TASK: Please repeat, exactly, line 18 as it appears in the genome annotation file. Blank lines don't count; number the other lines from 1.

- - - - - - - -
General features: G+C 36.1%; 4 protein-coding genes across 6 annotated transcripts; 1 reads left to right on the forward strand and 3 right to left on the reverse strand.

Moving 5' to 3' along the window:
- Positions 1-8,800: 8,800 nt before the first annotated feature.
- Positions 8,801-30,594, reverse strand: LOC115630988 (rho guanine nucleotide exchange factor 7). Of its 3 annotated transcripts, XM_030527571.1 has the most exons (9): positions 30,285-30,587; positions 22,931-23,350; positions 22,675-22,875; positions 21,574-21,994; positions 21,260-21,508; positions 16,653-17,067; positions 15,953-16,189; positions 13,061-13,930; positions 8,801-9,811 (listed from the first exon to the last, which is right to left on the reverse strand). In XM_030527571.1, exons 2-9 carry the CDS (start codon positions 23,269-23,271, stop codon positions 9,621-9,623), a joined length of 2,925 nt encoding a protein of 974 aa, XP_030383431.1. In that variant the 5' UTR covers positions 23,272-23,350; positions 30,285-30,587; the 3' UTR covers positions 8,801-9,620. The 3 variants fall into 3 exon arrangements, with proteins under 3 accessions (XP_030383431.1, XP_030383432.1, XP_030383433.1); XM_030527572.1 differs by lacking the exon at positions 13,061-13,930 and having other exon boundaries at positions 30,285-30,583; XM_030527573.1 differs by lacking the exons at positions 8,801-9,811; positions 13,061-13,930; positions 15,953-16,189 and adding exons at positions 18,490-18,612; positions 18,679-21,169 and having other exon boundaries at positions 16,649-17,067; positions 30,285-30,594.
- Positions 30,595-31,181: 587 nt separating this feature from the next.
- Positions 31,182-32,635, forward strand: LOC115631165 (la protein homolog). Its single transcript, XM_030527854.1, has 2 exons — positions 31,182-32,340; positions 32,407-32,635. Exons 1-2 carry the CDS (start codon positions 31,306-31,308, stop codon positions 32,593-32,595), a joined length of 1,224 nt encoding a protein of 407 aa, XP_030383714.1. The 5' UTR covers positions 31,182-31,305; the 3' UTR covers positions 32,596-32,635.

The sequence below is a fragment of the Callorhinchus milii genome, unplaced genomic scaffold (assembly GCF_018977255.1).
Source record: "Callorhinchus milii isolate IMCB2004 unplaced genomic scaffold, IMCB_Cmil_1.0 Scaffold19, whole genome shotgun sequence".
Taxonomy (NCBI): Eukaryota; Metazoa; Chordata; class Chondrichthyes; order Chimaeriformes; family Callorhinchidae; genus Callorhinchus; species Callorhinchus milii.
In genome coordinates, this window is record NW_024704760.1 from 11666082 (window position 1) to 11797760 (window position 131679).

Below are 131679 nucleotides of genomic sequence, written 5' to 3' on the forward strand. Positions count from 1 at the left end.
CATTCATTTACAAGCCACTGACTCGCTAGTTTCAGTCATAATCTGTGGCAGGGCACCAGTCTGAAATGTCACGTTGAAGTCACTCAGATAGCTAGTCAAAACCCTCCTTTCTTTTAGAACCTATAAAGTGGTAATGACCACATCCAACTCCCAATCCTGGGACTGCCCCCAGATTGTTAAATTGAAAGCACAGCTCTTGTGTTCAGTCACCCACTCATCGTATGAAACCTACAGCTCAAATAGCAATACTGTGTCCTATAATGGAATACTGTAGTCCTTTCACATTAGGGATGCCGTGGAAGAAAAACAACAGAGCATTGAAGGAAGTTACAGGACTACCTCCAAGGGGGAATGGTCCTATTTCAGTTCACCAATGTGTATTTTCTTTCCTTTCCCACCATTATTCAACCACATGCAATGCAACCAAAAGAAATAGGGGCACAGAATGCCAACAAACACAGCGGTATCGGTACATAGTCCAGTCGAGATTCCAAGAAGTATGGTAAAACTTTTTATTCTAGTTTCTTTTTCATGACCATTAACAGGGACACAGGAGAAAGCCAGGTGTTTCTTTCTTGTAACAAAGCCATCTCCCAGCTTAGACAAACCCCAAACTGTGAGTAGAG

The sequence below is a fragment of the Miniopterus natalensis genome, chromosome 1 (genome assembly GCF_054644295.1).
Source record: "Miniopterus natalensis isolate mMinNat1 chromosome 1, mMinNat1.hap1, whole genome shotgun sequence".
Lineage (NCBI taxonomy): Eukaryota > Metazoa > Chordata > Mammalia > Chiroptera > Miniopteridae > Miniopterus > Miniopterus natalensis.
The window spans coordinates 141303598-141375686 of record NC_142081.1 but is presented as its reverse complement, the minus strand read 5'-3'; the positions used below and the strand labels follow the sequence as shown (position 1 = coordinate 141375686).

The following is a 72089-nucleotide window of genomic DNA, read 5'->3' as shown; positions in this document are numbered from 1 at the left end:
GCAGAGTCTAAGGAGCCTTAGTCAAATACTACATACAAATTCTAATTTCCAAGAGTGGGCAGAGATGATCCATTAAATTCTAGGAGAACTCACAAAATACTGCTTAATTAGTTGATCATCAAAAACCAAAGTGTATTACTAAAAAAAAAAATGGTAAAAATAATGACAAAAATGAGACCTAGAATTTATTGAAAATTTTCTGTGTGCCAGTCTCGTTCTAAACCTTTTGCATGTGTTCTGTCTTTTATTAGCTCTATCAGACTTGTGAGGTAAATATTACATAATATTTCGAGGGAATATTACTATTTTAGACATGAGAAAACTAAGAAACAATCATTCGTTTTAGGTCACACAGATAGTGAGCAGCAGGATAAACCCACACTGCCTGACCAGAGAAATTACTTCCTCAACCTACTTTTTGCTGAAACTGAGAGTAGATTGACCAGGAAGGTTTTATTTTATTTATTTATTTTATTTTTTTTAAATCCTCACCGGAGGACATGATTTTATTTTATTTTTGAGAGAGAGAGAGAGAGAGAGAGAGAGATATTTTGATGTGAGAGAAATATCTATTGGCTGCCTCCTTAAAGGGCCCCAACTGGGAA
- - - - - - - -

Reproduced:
GCAGAGTCTAAGGAGCCTTAGTCAAATACTACATACAAATTCTAATTTCCAAGAGTGGGCAGAGATGATCCATTAAATTCTAGGAGAACTCACAAAATACTGCTTAATTAGTTGATCATCAAAAACCAAAGTGTATTACTAAAAAAAAAAATGGTAAAAATAATGACAAAAATGAGACCTAGAATTTATTGAAAATTTTCTGTGTGCCAGTCTCGTTCTAAACCTTTTGCATGTGTTCTGTCTTTTATTAGCTCTATCAGACTTGTGAGGTAAATATTACATAATATTTCGAGGGAATATTACTATTTTAGACATGAGAAAACTAAGAAACAATCATTCGTTTTAGGTCACACAGATAGTGAGCAGCAGGATAAACCCACACTGCCTGACCAGAGAAATTACTTCCTCAACCTACTTTTTGCTGAAACTGAGAGTAGATTGACCAGGAAGGTTTTATTTTATTTATTTATTTTATTTTTTTTAAATCCTCACCGGAGGACATGATTTTATTTTATTTTTGAGAGAGAGAGAGAGAGAGAGAGAGAGATATTTTGATGTGAGAGAAATATCTATTGGCTGCCTCCTTAAAGGGCCCCAACTGGGAA